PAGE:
WARNING: Aboriginal and Torres Strait Islander readers are advised that the following article contains the name and description of a person who has died.
The following deals with suicide, which may be triggering for some readers. If you're struggling, support is available 24 hours a day through Lifeline. Call 13 11 14.
Chelsea Fisher's fondest memories of her mother, Suzzanne Davis, are also some of her earliest. She was around three years old. Her mum would take her for long walks, and together they'd pick mulberries from a towering tree.
"She was so caring," the Perth woman told Mamamia. "Really kind, and soft-natured. She was just one of the nicest people, especially considering what she'd been through."
On August 13, Suzzanne took her own life in Perth's Melaleuca Women's Prison, just 12 days after her 47th birthday.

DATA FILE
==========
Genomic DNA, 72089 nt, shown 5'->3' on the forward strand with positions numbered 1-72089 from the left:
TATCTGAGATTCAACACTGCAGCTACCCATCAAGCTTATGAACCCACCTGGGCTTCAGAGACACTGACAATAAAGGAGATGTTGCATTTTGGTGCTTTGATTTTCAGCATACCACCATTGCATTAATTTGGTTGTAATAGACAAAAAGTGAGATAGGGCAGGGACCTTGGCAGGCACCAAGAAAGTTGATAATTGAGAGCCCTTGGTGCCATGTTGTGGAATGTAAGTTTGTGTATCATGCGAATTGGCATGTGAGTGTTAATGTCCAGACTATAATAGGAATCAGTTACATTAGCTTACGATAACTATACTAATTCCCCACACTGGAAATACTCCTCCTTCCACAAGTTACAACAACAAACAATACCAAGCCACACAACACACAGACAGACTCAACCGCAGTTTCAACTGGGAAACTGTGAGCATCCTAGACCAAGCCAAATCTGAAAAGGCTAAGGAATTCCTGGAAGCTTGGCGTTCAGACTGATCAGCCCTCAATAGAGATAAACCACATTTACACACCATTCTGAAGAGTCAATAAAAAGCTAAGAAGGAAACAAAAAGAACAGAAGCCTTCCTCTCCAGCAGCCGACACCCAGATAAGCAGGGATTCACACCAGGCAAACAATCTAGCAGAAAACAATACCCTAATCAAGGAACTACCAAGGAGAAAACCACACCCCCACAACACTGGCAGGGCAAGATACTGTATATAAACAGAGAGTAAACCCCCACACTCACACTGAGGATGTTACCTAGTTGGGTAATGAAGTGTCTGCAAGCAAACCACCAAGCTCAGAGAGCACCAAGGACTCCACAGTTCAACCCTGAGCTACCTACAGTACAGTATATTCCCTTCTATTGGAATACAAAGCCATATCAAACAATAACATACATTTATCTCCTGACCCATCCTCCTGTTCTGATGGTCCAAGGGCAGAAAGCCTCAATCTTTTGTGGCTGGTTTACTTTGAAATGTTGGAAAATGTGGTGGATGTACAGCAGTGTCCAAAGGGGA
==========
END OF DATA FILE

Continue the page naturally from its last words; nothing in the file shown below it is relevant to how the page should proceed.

"I thought we had time."
Suzzanne, a Torres Strait Islander woman, endured more struggle than most in her 47 years.
The picture Chelsea, 25, paints of her mother's upbringing is one heavy with addiction, abuse and trauma.
She was introduced to drugs at 13, and it's that which Chelsea identifies as the root cause of her offending. Suzzanne spent much of her adult life in and out of prison, an existence that saw Chelsea placed in foster care at the age of four.
When she was young, she'd visit Suzzanne weekly.
"There was a caravan, so I'd go for day visits. We'd play Playstation, and she'd tutor me," Chelsea said. "I suffered really badly from ADHD; I was always in therapy, I couldn't concentrate, and I never studied. But she used to try to get me to... She was so smart. She was good at everything."
The last time Chelsea saw her mother in person was in 2014.